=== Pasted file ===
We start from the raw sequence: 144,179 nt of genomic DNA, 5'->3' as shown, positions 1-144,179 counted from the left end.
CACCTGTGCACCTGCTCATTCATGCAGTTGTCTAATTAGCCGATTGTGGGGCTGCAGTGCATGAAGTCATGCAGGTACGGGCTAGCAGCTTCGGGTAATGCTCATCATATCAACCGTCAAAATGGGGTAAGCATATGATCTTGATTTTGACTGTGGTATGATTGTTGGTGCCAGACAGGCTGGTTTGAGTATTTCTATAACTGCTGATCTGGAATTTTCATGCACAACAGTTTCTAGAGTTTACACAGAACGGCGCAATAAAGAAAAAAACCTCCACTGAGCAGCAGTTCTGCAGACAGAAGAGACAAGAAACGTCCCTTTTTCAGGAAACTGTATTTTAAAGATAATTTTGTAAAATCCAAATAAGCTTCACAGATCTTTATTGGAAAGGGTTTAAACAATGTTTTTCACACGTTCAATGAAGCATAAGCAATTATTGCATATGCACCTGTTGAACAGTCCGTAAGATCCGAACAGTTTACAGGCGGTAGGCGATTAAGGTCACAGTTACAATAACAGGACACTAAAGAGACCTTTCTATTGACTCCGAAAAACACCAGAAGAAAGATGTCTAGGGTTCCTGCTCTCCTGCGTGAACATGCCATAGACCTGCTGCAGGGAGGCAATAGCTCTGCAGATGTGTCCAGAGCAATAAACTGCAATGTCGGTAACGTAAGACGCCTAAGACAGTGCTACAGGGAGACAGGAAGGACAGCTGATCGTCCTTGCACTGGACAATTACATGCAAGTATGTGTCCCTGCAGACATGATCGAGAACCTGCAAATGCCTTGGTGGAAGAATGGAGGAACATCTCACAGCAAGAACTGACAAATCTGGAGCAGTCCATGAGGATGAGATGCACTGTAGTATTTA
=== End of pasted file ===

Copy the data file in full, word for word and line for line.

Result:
We start from the raw sequence: 144,179 nt of genomic DNA, 5'->3' as shown, positions 1-144,179 counted from the left end.
CACCTGTGCACCTGCTCATTCATGCAGTTGTCTAATTAGCCGATTGTGGGGCTGCAGTGCATGAAGTCATGCAGGTACGGGCTAGCAGCTTCGGGTAATGCTCATCATATCAACCGTCAAAATGGGGTAAGCATATGATCTTGATTTTGACTGTGGTATGATTGTTGGTGCCAGACAGGCTGGTTTGAGTATTTCTATAACTGCTGATCTGGAATTTTCATGCACAACAGTTTCTAGAGTTTACACAGAACGGCGCAATAAAGAAAAAAACCTCCACTGAGCAGCAGTTCTGCAGACAGAAGAGACAAGAAACGTCCCTTTTTCAGGAAACTGTATTTTAAAGATAATTTTGTAAAATCCAAATAAGCTTCACAGATCTTTATTGGAAAGGGTTTAAACAATGTTTTTCACACGTTCAATGAAGCATAAGCAATTATTGCATATGCACCTGTTGAACAGTCCGTAAGATCCGAACAGTTTACAGGCGGTAGGCGATTAAGGTCACAGTTACAATAACAGGACACTAAAGAGACCTTTCTATTGACTCCGAAAAACACCAGAAGAAAGATGTCTAGGGTTCCTGCTCTCCTGCGTGAACATGCCATAGACCTGCTGCAGGGAGGCAATAGCTCTGCAGATGTGTCCAGAGCAATAAACTGCAATGTCGGTAACGTAAGACGCCTAAGACAGTGCTACAGGGAGACAGGAAGGACAGCTGATCGTCCTTGCACTGGACAATTACATGCAAGTATGTGTCCCTGCAGACATGATCGAGAACCTGCAAATGCCTTGGTGGAAGAATGGAGGAACATCTCACAGCAAGAACTGACAAATCTGGAGCAGTCCATGAGGATGAGATGCACTGTAGTATTTA